Relief from growth freeze sought

THE BALTIMORE SUN

A group of Carroll landowners and homebuilders will begin a head-on assault against the county's growth freeze this week with a series of appeals designed to force an appointed panel to reverse the county commissioners' efforts to slow development.

The county Board of Zoning Appeals is scheduled to hear the first three cases today and 12 more by the end of the week. The administrative appeals are the first steps in landowners' legal battles against the one-year freeze, which closed the door to new subdivisions on land covered by adequate facilities laws designed to prevent growth from overwhelming county services. The freeze, which began June 10, has delayed development on about 1,700 lots that passed earlier stages in the county's subdivision review process.

One developer, JFJME Family LLC, has sued the commissioners in an effort to overturn the freeze, although no hearing dates have been set.

It is unclear whether the appeals board has the authority or inclination to overturn a policy decision such as the growth freeze, and this week's hearings might serve only as preliminary steps toward more court challenges against the commissioners.

"They probably think this is the process they have to go through to get to the courts," said appeals board member Jacob Yingling, who said the five panel members have not discussed how they will handle the cases.

Yingling said he could imagine the Board of Zoning Appeals intervening if a landowner could demonstrate that county staff members have not carried out the policy correctly or that the policy is ambiguous. "But for the most part, we do not set policy, and we cannot rule something unconstitutional," he said. "Only the court can do that."

Although the appeals hinge on the same issue, the appeals board has to hear them individually, said county attorney Kimberly Millender. The panel generally deliberates and makes decisions directly after its hearings.

Today's cases include two from developer Forty West Builders Inc. that would add 131 lots around Mount Airy.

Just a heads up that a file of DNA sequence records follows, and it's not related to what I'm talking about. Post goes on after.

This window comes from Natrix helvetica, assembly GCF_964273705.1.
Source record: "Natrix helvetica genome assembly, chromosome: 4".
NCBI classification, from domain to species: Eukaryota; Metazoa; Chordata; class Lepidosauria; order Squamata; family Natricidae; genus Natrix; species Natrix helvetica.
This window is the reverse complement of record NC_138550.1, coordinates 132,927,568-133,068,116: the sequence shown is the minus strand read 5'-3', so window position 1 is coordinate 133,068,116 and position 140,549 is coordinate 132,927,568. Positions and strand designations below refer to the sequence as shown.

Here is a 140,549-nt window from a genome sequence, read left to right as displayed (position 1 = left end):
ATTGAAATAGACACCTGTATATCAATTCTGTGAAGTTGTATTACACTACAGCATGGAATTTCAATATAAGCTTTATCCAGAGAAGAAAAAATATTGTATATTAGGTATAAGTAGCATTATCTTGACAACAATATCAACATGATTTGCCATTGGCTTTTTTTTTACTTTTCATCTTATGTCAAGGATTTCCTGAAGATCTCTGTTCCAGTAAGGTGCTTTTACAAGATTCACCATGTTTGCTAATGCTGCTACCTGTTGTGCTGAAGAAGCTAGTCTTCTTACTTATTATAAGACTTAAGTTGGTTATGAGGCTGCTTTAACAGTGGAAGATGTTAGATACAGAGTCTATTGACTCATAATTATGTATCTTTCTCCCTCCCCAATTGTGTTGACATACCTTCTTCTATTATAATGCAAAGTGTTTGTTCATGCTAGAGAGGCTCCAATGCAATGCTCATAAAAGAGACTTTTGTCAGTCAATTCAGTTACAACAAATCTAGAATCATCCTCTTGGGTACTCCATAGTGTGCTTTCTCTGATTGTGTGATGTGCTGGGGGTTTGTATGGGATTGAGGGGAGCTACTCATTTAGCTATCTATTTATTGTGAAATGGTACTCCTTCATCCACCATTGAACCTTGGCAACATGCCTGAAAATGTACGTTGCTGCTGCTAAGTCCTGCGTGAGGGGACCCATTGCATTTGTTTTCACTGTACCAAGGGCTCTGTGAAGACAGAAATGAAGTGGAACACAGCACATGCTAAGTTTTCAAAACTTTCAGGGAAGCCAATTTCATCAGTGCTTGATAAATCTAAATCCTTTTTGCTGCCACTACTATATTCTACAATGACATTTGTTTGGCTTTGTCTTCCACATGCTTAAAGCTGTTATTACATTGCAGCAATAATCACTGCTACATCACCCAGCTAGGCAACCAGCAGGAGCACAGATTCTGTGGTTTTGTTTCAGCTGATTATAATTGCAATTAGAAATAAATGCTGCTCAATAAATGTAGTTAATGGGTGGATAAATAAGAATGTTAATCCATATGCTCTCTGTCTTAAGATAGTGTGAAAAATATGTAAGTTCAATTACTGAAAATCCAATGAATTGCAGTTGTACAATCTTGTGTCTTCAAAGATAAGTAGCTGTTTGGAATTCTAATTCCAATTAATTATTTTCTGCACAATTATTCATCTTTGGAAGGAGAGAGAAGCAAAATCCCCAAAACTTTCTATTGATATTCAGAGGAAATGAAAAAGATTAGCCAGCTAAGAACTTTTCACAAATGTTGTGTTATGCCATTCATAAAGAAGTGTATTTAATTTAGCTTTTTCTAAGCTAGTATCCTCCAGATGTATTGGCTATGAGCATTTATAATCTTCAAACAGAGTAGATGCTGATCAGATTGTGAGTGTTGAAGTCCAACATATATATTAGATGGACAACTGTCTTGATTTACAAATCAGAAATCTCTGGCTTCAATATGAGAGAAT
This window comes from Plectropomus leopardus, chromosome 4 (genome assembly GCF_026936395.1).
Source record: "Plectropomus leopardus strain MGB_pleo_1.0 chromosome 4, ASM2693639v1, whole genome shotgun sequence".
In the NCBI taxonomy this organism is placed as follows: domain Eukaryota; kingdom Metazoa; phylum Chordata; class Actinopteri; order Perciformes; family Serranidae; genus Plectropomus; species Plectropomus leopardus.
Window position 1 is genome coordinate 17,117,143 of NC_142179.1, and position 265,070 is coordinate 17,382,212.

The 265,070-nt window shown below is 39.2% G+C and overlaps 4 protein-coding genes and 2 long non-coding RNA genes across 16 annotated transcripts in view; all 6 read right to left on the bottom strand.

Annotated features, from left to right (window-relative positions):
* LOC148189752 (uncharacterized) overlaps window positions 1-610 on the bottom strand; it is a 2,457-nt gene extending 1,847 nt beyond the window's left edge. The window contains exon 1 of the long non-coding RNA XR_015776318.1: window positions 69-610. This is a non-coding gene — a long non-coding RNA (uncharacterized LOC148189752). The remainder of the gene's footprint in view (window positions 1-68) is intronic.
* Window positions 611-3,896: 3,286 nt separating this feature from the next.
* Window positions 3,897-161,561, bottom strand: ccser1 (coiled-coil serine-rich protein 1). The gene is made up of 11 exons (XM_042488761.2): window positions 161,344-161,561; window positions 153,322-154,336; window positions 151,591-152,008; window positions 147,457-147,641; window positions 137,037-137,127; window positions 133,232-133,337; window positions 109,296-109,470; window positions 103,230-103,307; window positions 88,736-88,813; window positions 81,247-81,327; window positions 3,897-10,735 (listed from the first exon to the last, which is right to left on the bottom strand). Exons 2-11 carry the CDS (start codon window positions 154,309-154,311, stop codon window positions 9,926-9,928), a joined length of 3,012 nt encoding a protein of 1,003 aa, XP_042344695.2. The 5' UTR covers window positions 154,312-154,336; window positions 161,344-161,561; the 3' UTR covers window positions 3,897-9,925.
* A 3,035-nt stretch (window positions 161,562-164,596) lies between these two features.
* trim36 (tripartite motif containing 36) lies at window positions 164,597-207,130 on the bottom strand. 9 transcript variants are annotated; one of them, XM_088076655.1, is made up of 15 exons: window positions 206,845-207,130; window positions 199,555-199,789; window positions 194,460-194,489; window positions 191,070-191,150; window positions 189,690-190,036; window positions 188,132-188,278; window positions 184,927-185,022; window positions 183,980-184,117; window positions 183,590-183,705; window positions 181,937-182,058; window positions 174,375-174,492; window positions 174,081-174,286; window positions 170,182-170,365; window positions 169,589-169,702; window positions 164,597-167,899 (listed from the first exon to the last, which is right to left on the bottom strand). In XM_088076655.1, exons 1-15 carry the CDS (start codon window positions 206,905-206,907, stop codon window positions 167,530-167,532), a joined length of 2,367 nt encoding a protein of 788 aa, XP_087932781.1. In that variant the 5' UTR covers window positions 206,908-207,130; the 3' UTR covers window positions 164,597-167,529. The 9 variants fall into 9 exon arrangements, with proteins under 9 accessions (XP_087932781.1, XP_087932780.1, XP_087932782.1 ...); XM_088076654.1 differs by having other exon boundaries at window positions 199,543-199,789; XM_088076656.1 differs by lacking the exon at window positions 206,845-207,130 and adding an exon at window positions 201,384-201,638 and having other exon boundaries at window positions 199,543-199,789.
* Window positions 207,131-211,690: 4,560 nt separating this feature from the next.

Forty West founder Steve Costello has argued that the freeze puts into jeopardy a $6.8 million loan the company received to help it buy the land for the subdivisions. Because of the freeze, the bank could ask Forty West to pay back the loan immediately, a hardship that would devastate the small family company, Costello told the county commissioners when he asked them for an exemption to the law last week.

Like many others affected by the measure, he had received certificates from the county saying his projects would not strain county fire, school, water and road services. Costello said he obtained his loans on the assumption that the certificates guaranteed his right to proceed.

The commissioners say they are following through on campaign promises to stop growth from overwhelming county services.

Developers say the commissioners are breaking promises by halting work on projects that had received the certificates.

The conflict has dominated county politics this year. But such issues rarely reach the Board of Zoning Appeals because the panel is designed to review administrative - not policy - decisions.

The cases scheduled for this week are appeals to letters that Steve Horn, the planning director, sent to developers in June, informing them of the commissioners' decision to impose the freeze. Those letters are administrative actions and qualify as appeals to go before the board, land-use attorneys say.

But the appeals board probably would not be able to rule in favor of the landowners without overturning the commissioners' legislative action, a move that would fall outside the panel's jurisdiction, Millender said.

"That's usually something that would happen in Circuit Court," the county attorney said.

Several attorneys said they filed appeals to the Board of Zoning Appeals as a way of laying groundwork for challenges in Circuit Court.

Westminster land-use attorney Clark Shaffer, who filed more than a dozen appeals to the board, has said he would not take the cases to a judge before exhausting every option for administrative appeal.

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